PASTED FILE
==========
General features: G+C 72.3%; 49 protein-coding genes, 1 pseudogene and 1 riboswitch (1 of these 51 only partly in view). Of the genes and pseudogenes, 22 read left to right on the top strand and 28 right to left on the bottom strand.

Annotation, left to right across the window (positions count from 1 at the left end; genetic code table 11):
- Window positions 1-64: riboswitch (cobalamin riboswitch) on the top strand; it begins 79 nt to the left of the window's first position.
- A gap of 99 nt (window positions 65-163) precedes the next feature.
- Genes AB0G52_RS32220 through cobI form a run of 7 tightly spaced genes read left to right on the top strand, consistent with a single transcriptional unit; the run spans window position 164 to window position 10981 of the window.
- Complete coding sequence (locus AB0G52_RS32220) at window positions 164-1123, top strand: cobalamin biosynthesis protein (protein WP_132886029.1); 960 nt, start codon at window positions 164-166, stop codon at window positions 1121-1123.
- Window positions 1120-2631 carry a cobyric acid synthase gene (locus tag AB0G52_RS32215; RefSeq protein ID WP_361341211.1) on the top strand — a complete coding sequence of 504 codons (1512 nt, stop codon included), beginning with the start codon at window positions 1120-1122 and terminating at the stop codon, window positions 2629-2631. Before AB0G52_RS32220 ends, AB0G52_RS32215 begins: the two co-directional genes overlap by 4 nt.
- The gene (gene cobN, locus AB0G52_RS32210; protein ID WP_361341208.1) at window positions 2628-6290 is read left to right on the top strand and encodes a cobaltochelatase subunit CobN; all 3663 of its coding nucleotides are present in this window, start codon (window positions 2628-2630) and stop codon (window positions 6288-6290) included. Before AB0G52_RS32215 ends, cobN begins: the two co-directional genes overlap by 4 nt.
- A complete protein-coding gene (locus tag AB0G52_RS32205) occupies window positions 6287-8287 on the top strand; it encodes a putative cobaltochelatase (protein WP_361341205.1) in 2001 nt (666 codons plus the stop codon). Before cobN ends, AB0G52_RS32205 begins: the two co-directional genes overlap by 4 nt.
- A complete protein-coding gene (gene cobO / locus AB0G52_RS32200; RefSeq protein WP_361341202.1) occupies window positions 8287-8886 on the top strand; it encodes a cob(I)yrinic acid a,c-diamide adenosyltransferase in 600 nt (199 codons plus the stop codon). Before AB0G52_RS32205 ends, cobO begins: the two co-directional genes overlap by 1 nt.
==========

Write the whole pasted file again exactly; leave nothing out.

General features: G+C 72.3%; 49 protein-coding genes, 1 pseudogene and 1 riboswitch (1 of these 51 only partly in view). Of the genes and pseudogenes, 22 read left to right on the top strand and 28 right to left on the bottom strand.

Annotation, left to right across the window (positions count from 1 at the left end; genetic code table 11):
- Window positions 1-64: riboswitch (cobalamin riboswitch) on the top strand; it begins 79 nt to the left of the window's first position.
- A gap of 99 nt (window positions 65-163) precedes the next feature.
- Genes AB0G52_RS32220 through cobI form a run of 7 tightly spaced genes read left to right on the top strand, consistent with a single transcriptional unit; the run spans window position 164 to window position 10981 of the window.
- Complete coding sequence (locus AB0G52_RS32220) at window positions 164-1123, top strand: cobalamin biosynthesis protein (protein WP_132886029.1); 960 nt, start codon at window positions 164-166, stop codon at window positions 1121-1123.
- Window positions 1120-2631 carry a cobyric acid synthase gene (locus tag AB0G52_RS32215; RefSeq protein ID WP_361341211.1) on the top strand — a complete coding sequence of 504 codons (1512 nt, stop codon included), beginning with the start codon at window positions 1120-1122 and terminating at the stop codon, window positions 2629-2631. Before AB0G52_RS32220 ends, AB0G52_RS32215 begins: the two co-directional genes overlap by 4 nt.
- The gene (gene cobN, locus AB0G52_RS32210; protein ID WP_361341208.1) at window positions 2628-6290 is read left to right on the top strand and encodes a cobaltochelatase subunit CobN; all 3663 of its coding nucleotides are present in this window, start codon (window positions 2628-2630) and stop codon (window positions 6288-6290) included. Before AB0G52_RS32215 ends, cobN begins: the two co-directional genes overlap by 4 nt.
- A complete protein-coding gene (locus tag AB0G52_RS32205) occupies window positions 6287-8287 on the top strand; it encodes a putative cobaltochelatase (protein WP_361341205.1) in 2001 nt (666 codons plus the stop codon). Before cobN ends, AB0G52_RS32205 begins: the two co-directional genes overlap by 4 nt.
- A complete protein-coding gene (gene cobO / locus AB0G52_RS32200; RefSeq protein WP_361341202.1) occupies window positions 8287-8886 on the top strand; it encodes a cob(I)yrinic acid a,c-diamide adenosyltransferase in 600 nt (199 codons plus the stop codon). Before AB0G52_RS32205 ends, cobO begins: the two co-directional genes overlap by 1 nt.